The chapel and its wall paintings
A protestant family, the Khisls arranged a chapel in the upper storey of the north wing, in which 16th century Renaissance murals are now preserved. On the east wall there is a mural depicting the adoration of the magi. The north or the altar wall is decorated with the scenes of the adoration of the shepherds and the circumcision. The west wall shows the scenes of prayer on the Mount of Olives and the last supper.
The chapel’s wooden coffered ceiling is decorated with the scene of the four evangelists surrounding an oval blank field. Running around the perimeter of this field is the inscription Tota pulchra est a]mica [mea, et macu]la non est in te cant (You are altogether beautiful, my darling; there is no flaw in you. – Song of Solomon, 4:7), showing that the centre field contained a painting of Mary Immaculate. The use of Marian iconography suggests that the painting was made after 1583, after the protestant family had leased out the castle.
The castle walls were once entirely covered in paintings. The preserved fragments of paintings reveal that they were made by different artists who are presumed to have come from Italy.
Around 1600, an arcade was added alongside the northern wing of the castle’s courtyard, to replace the original, presumably wooden galleries. Today, arcades run along the courtyard’s northern and eastern walls, but there used to be one along the western wall, too. During the renovation in the early 1990s, the rectangular piers that supported the ceiling along the entire north wing upper-level corridor were replaced with arcades. On the castle’s upper level, both side wings are decorated with four Renaissance mullioned windows each. On the western wing there are visible remains of three such windows, while the fourth was covered in 1895, when a cylindrical staired tower was added in the north-western corner of the courtyard. A spiralling staircase leads to the upper level; at the top of the stairs there is a wrought-iron crown bearing an initial B, which was supposedly relocated from the castle well in the courtyard.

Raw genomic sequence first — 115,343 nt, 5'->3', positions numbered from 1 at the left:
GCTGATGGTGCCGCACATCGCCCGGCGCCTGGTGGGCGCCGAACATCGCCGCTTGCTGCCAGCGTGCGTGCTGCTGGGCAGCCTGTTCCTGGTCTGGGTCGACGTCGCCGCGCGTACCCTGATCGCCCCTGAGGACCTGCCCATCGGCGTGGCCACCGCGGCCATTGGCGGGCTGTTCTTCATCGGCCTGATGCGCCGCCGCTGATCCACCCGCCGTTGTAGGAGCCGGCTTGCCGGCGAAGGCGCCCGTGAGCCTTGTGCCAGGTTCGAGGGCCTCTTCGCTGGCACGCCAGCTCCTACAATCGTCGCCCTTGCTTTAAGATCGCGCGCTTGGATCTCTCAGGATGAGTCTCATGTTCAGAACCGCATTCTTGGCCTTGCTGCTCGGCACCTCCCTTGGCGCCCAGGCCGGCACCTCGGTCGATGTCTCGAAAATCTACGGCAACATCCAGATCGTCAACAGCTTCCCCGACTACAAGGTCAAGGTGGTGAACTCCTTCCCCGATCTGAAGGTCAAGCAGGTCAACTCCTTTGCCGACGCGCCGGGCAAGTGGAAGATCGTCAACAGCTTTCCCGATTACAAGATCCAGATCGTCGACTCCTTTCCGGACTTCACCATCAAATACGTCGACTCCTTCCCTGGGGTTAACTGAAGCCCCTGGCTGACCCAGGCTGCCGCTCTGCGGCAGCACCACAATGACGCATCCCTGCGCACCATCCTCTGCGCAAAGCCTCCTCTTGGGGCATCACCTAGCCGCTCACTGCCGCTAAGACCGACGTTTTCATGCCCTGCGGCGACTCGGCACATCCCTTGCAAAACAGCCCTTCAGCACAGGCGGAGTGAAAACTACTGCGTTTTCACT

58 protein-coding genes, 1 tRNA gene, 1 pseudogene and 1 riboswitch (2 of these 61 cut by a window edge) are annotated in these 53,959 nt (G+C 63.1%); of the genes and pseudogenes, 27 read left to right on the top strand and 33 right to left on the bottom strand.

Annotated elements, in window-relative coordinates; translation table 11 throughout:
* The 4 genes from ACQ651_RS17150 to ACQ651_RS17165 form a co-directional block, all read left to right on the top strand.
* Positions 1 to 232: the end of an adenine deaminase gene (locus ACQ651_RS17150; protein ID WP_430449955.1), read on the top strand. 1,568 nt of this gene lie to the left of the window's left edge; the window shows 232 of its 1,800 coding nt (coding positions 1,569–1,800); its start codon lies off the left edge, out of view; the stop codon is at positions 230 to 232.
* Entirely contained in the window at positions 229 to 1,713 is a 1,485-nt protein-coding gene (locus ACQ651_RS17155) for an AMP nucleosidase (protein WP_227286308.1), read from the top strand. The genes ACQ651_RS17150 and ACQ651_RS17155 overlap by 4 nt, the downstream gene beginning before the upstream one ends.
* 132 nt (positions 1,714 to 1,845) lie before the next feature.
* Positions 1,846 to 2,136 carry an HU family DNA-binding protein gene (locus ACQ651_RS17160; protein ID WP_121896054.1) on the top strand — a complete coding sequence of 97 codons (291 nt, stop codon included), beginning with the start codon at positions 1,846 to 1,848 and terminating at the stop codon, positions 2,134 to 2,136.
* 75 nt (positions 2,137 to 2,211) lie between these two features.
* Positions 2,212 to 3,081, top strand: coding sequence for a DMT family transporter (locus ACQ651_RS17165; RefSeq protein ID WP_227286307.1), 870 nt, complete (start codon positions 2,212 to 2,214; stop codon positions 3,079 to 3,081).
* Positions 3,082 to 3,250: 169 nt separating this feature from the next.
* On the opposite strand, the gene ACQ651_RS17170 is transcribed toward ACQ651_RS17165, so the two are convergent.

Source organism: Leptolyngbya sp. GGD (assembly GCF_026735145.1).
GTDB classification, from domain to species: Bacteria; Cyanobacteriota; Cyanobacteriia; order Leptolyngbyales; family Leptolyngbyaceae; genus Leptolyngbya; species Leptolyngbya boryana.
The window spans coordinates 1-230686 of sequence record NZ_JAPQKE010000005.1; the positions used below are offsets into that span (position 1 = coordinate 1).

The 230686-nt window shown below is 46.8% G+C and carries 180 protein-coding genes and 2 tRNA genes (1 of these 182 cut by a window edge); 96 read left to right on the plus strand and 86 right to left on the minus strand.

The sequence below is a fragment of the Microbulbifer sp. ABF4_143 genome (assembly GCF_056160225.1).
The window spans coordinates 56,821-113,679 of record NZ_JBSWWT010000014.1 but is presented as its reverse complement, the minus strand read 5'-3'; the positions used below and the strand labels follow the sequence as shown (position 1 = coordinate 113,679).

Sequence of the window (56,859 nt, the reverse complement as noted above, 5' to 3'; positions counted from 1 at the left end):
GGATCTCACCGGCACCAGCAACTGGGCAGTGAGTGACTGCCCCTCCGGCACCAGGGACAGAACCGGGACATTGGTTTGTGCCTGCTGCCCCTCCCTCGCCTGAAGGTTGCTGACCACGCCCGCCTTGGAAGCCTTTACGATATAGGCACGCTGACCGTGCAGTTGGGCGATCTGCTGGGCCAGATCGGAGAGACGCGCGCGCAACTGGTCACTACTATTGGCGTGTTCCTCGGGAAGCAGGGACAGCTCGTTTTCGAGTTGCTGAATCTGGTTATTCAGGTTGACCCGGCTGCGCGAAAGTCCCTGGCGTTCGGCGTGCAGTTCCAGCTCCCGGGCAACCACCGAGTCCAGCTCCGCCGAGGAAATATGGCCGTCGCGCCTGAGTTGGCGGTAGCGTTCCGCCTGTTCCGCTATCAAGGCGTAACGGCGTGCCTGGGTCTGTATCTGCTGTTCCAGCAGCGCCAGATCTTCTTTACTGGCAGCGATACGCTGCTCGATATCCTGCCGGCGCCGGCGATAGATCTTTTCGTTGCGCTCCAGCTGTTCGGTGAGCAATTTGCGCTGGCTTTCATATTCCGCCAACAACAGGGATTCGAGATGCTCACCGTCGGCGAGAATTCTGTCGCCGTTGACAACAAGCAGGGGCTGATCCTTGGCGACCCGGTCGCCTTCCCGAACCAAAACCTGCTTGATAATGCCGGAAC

Part of the Renaissance Fužine Castle complex, the power plant on the Ljubljanica river, was the first alternating current hydroelectric plant in Slovenia. It was built between 1896 and 1897 to serve the Vevče Paper Mill. The famous cascades of the Ljubljanica were dammed, old mills next to the castle pulled down, and the main power plant building with two turbines was erected along the castle’s south wing. The exterior of the cubic structure, which was built over water, was designed in a classicist style with pilaster strips and segmented window apertures. Between the two world wars, an additional power plant building was erected on the opposite bank of the Ljubljanica. The power plant is still functioning and is owned and operated by Vevče Paper Mill.
In the 19th century, Fidelis Terpinc, who owned the castle at the time, had the green areas on the north, northeast and east side of the castle arranged as a park. Plane, cypress and carob trees were planted along with other exotic trees and shrubs. A small fishpond was also installed. Until the beginning of World War Two, there were also an empire style monument bearing the inscription Fidelis Terpinz, Josepine Terpinz 1875, and a stylised garden pavilion standing in the park.
During the renovation in the early 1990s, the park was enclosed by a low wall running the entire width of the castle’s north side; on one side a metal fence interspersed with massive pilasters (the fence previously surrounded the army barracks in Bežigrad) was added to it, while on the other three sides it is flanked by a hedgerow.
In keeping with its original 19th century layout, the park is divided by two straight paths, one running in line with the axis of the castle entrance and the other intersecting it perpendicularly. Their intersection is designed as a circle. The types of trees planted in the four symmetrical fields are different. This type of park layout is typical of the so-called late landscape garden style of the second half of the 19th century.